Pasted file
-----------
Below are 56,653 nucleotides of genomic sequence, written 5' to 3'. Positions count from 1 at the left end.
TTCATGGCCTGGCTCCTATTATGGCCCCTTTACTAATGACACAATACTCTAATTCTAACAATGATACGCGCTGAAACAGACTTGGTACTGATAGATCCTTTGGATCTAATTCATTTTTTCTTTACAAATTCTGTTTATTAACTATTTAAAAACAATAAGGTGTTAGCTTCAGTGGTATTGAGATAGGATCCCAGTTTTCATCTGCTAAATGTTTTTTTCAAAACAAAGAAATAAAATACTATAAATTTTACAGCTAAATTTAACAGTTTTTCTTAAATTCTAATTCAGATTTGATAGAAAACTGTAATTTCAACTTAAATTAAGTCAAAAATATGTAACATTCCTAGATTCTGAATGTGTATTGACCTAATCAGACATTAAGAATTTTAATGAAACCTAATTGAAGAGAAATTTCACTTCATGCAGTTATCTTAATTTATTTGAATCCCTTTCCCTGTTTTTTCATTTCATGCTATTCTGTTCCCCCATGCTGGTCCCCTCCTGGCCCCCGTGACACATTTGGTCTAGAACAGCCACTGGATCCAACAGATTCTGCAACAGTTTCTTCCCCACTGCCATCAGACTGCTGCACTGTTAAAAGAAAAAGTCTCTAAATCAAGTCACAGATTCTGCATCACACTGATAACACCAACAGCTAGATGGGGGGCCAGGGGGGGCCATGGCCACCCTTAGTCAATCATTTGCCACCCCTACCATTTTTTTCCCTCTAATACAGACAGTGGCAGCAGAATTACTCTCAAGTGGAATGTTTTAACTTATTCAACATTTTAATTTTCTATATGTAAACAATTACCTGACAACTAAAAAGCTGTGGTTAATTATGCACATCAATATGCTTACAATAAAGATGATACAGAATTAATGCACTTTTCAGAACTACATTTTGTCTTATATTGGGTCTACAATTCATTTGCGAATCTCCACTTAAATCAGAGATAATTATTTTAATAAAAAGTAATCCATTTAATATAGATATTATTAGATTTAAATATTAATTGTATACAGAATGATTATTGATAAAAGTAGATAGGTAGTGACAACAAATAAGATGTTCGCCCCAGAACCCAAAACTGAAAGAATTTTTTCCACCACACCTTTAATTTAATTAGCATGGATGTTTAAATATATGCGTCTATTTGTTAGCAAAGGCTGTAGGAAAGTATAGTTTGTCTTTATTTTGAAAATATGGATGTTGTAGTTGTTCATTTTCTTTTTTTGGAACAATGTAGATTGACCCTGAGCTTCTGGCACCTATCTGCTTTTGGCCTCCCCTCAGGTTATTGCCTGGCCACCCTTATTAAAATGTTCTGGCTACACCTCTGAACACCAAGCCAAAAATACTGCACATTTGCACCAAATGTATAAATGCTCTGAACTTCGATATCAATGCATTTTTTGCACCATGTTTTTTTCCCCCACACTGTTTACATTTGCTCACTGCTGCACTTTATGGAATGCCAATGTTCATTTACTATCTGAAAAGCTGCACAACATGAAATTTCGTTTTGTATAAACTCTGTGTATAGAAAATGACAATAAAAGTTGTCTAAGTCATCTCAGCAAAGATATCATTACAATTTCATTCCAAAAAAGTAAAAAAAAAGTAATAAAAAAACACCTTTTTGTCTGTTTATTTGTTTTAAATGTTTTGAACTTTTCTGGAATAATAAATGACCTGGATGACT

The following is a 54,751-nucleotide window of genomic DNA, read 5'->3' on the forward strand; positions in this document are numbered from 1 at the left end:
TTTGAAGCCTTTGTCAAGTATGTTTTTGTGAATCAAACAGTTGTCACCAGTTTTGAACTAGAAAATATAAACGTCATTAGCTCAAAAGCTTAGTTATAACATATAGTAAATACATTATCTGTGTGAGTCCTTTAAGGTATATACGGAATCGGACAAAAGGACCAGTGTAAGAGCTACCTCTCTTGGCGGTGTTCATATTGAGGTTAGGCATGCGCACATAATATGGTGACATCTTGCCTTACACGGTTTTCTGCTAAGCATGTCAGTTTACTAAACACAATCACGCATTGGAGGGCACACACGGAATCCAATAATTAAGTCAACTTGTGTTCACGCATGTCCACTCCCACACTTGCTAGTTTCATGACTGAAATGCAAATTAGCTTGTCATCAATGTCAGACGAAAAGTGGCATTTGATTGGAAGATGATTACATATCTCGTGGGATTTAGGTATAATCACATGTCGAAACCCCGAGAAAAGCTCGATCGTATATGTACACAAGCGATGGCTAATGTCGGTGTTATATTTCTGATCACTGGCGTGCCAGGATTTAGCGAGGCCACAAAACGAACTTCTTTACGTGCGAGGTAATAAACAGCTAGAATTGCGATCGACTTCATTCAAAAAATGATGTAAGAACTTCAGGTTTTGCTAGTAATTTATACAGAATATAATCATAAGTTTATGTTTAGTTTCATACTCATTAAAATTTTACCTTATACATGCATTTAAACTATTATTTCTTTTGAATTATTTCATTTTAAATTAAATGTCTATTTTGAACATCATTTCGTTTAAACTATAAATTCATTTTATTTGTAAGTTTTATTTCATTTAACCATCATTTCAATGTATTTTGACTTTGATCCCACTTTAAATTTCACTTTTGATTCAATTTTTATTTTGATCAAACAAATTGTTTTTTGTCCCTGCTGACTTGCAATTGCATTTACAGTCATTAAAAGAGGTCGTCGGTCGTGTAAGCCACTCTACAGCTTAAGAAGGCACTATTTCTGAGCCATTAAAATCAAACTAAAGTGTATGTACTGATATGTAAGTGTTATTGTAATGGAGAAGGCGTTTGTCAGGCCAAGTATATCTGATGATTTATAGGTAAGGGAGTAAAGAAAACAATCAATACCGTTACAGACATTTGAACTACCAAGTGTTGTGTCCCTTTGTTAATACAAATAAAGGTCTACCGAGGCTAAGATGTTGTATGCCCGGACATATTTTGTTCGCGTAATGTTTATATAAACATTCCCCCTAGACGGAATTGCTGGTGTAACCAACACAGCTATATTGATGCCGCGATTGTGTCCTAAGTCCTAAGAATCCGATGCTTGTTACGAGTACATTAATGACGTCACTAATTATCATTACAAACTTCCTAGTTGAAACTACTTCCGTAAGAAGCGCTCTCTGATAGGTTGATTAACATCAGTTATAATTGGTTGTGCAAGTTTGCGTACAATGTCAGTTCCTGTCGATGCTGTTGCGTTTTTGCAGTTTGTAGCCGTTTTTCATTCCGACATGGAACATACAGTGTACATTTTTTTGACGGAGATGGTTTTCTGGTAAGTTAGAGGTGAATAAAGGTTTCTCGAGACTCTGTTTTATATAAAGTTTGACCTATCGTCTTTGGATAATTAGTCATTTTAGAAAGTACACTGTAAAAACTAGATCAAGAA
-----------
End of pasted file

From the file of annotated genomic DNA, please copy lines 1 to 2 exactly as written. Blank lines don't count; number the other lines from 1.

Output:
Below are 56,653 nucleotides of genomic sequence, written 5' to 3'. Positions count from 1 at the left end.
TTCATGGCCTGGCTCCTATTATGGCCCCTTTACTAATGACACAATACTCTAATTCTAACAATGATACGCGCTGAAACAGACTTGGTACTGATAGATCCTTTGGATCTAATTCATTTTTTCTTTACAAATTCTGTTTATTAACTATTTAAAAACAATAAGGTGTTAGCTTCAGTGGTATTGAGATAGGATCCCAGTTTTCATCTGCTAAATGTTTTTTTCAAAACAAAGAAATAAAATACTATAAATTTTACAGCTAAATTTAACAGTTTTTCTTAAATTCTAATTCAGATTTGATAGAAAACTGTAATTTCAACTTAAATTAAGTCAAAAATATGTAACATTCCTAGATTCTGAATGTGTATTGACCTAATCAGACATTAAGAATTTTAATGAAACCTAATTGAAGAGAAATTTCACTTCATGCAGTTATCTTAATTTATTTGAATCCCTTTCCCTGTTTTTTCATTTCATGCTATTCTGTTCCCCCATGCTGGTCCCCTCCTGGCCCCCGTGACACATTTGGTCTAGAACAGCCACTGGATCCAACAGATTCTGCAACAGTTTCTTCCCCACTGCCATCAGACTGCTGCACTGTTAAAAGAAAAAGTCTCTAAATCAAGTCACAGATTCTGCATCACACTGATAACACCAACAGCTAGATGGGGGGCCAGGGGGGGCCATGGCCACCCTTAGTCAATCATTTGCCACCCCTACCATTTTTTTCCCTCTAATACAGACAGTGGCAGCAGAATTACTCTCAAGTGGAATGTTTTAACTTATTCAACATTTTAATTTTCTATATGTAAACAATTACCTGACAACTAAAAAGCTGTGGTTAATTATGCACATCAATATGCTTACAATAAAGATGATACAGAATTAATGCACTTTTCAGAACTACATTTTGTCTTATATTGGGTCTACAATTCATTTGCGAATCTCCACTTAAATCAGAGATAATTATTTTAATAAAAAGTAATCCATTTAATATAGATATTATTAGATTTAAATATTAATTGTATACAGAATGATTATTGATAAAAGTAGATAGGTAGTGACAACAAATAAGATGTTCGCCCCAGAACCCAAAACTGAAAGAATTTTTTCCACCACACCTTTAATTTAATTAGCATGGATGTTTAAATATATGCGTCTATTTGTTAGCAAAGGCTGTAGGAAAGTATAGTTTGTCTTTATTTTGAAAATATGGATGTTGTAGTTGTTCATTTTCTTTTTTTGGAACAATGTAGATTGACCCTGAGCTTCTGGCACCTATCTGCTTTTGGCCTCCCCTCAGGTTATTGCCTGGCCACCCTTATTAAAATGTTCTGGCTACACCTCTGAACACCAAGCCAAAAATACTGCACATTTGCACCAAATGTATAAATGCTCTGAACTTCGATATCAATGCATTTTTTGCACCATGTTTTTTTCCCCCACACTGTTTACATTTGCTCACTGCTGCACTTTATGGAATGCCAATGTTCATTTACTATCTGAAAAGCTGCACAACATGAAATTTCGTTTTGTATAAACTCTGTGTATAGAAAATGACAATAAAAGTTGTCTAAGTCATCTCAGCAAAGATATCATTACAATTTCATTCCAAAAAAGTAAAAAAAAAGTAATAAAAAAACACCTTTTTGTCTGTTTATTTGTTTTAAATGTTTTGAACTTTTCTGGAATAATAAATGACCTGGATGACT